Sarah first went to LDS family services – not a good experience. Then she found a non-LDS therapist who herself was a person of faith. After years of expressing her frustrations and anger about the Church to her more orthodox LDS husband, and often hurting his feelings in the process, Sarah has found it so liberating and helpful to have a third party to act as a sounding board. The husband, who at first was not very supportive of her going to a therapist, now goes with her and loves it.

Sarah mentioned other things that have helped her cope with her issues, but the advice about therapy really stuck with me. I myself have toyed with the idea of seeking out a therapist before, but like Sarah’s, my husband isn’t too hot on the idea and thinks that I can probably just work through things myself.

But the idea still intrigues me… I know I often don’t handle my pain in the healthiest of ways. I sometimes unfairly get angry with my husband, since he represents the Church to me, and often defends it. And I sometimes am so frustrated after church that I find myself criticizing speakers, teachers, or leaders in ways that are not very kind.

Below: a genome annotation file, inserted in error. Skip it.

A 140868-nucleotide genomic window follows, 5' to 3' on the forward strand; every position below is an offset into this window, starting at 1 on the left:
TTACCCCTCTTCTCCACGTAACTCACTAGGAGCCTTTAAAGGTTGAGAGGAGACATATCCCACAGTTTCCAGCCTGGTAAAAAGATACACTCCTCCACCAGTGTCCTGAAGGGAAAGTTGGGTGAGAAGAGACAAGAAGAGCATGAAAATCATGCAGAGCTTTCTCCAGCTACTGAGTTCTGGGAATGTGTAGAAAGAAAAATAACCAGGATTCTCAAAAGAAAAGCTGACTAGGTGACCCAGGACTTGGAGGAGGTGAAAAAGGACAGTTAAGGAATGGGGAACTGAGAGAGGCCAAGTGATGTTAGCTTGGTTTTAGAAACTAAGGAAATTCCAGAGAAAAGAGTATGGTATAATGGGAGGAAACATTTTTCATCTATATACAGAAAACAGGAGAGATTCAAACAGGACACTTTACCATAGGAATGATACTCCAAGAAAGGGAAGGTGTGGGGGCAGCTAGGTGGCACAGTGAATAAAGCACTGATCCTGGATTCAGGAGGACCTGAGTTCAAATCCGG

I don’t want to be that person. Ultimately, I want to learn to be more generous and less angry towards institutions and people who I think are treating women unfairly, while at the same time working proactively towards change.

Perhaps therapy could help me with these goals. Have any of you had any experiences with therapy? Were they positive or negative? Did you experience feelings of self-consciousness or shame as you contemplated seeking third party help?

Tuesday, October 24, 2006

The Politician's Wife

I just netflixed an outstanding Masterpiece Theater production called "The Politician's Wife."

It's the story of the proper, dutiful wife of a British Minister of the Family (like a Secretary of ____, I suppose.) She finds out he's been having an affair, but it's not the one night stand he tells her it is. It's been going on for a year. Then one night her husband rapes her, and her masterful plan to destroy him is set in motion.

It was like watching Shakespeare. Absolutely perfect.

Saturday, October 14, 2006

Forays into Political Activism

Today I'm going to do the first politically active thing of my life: attend a friend's Iraq the Vote Party.